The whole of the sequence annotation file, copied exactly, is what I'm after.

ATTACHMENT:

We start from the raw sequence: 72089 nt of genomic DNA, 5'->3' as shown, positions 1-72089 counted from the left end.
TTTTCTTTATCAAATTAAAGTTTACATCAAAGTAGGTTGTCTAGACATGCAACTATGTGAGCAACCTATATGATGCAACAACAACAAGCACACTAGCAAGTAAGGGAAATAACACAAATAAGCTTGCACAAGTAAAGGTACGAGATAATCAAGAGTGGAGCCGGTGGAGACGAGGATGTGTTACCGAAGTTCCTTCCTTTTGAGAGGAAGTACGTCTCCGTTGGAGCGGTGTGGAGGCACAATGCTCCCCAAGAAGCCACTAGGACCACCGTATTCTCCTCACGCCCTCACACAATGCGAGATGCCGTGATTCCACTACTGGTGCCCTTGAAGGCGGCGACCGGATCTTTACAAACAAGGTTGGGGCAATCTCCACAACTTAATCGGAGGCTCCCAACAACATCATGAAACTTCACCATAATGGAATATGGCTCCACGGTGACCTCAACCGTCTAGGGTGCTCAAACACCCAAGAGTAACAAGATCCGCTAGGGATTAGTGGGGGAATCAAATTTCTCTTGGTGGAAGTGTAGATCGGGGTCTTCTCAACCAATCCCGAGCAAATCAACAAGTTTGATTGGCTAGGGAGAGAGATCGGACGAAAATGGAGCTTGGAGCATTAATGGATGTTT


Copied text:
We start from the raw sequence: 72089 nt of genomic DNA, 5'->3' as shown, positions 1-72089 counted from the left end.
TTTTCTTTATCAAATTAAAGTTTACATCAAAGTAGGTTGTCTAGACATGCAACTATGTGAGCAACCTATATGATGCAACAACAACAAGCACACTAGCAAGTAAGGGAAATAACACAAATAAGCTTGCACAAGTAAAGGTACGAGATAATCAAGAGTGGAGCCGGTGGAGACGAGGATGTGTTACCGAAGTTCCTTCCTTTTGAGAGGAAGTACGTCTCCGTTGGAGCGGTGTGGAGGCACAATGCTCCCCAAGAAGCCACTAGGACCACCGTATTCTCCTCACGCCCTCACACAATGCGAGATGCCGTGATTCCACTACTGGTGCCCTTGAAGGCGGCGACCGGATCTTTACAAACAAGGTTGGGGCAATCTCCACAACTTAATCGGAGGCTCCCAACAACATCATGAAACTTCACCATAATGGAATATGGCTCCACGGTGACCTCAACCGTCTAGGGTGCTCAAACACCCAAGAGTAACAAGATCCGCTAGGGATTAGTGGGGGAATCAAATTTCTCTTGGTGGAAGTGTAGATCGGGGTCTTCTCAACCAATCCCGAGCAAATCAACAAGTTTGATTGGCTAGGGAGAGAGATCGGACGAAAATGGAGCTTGGAGCATTAATGGATGTTT